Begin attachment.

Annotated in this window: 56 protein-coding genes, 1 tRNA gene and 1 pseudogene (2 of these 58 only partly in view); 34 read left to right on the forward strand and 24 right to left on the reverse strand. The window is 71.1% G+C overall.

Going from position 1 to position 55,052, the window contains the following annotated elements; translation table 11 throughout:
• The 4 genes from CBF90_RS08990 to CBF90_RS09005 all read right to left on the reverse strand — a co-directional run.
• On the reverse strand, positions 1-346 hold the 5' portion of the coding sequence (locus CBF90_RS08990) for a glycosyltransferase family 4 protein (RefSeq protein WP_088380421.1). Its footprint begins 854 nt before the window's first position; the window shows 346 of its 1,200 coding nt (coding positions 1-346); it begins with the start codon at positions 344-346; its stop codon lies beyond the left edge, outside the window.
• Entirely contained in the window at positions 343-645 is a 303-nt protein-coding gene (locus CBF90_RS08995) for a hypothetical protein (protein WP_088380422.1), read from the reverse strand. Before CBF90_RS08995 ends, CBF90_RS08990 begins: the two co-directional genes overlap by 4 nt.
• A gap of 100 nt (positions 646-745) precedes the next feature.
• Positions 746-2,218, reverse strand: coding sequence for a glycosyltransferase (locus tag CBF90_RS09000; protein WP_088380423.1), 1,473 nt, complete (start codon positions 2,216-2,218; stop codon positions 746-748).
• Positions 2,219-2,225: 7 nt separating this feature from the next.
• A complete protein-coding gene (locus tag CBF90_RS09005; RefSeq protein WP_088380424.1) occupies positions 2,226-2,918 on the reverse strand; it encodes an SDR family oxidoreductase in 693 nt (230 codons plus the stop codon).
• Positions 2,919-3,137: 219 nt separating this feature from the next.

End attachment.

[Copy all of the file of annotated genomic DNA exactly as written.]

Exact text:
Annotated in this window: 56 protein-coding genes, 1 tRNA gene and 1 pseudogene (2 of these 58 only partly in view); 34 read left to right on the forward strand and 24 right to left on the reverse strand. The window is 71.1% G+C overall.

Going from position 1 to position 55,052, the window contains the following annotated elements; translation table 11 throughout:
• The 4 genes from CBF90_RS08990 to CBF90_RS09005 all read right to left on the reverse strand — a co-directional run.
• On the reverse strand, positions 1-346 hold the 5' portion of the coding sequence (locus CBF90_RS08990) for a glycosyltransferase family 4 protein (RefSeq protein WP_088380421.1). Its footprint begins 854 nt before the window's first position; the window shows 346 of its 1,200 coding nt (coding positions 1-346); it begins with the start codon at positions 344-346; its stop codon lies beyond the left edge, outside the window.
• Entirely contained in the window at positions 343-645 is a 303-nt protein-coding gene (locus CBF90_RS08995) for a hypothetical protein (protein WP_088380422.1), read from the reverse strand. Before CBF90_RS08995 ends, CBF90_RS08990 begins: the two co-directional genes overlap by 4 nt.
• A gap of 100 nt (positions 646-745) precedes the next feature.
• Positions 746-2,218, reverse strand: coding sequence for a glycosyltransferase (locus tag CBF90_RS09000; protein WP_088380423.1), 1,473 nt, complete (start codon positions 2,216-2,218; stop codon positions 746-748).
• Positions 2,219-2,225: 7 nt separating this feature from the next.
• A complete protein-coding gene (locus tag CBF90_RS09005; RefSeq protein WP_088380424.1) occupies positions 2,226-2,918 on the reverse strand; it encodes an SDR family oxidoreductase in 693 nt (230 codons plus the stop codon).
• Positions 2,919-3,137: 219 nt separating this feature from the next.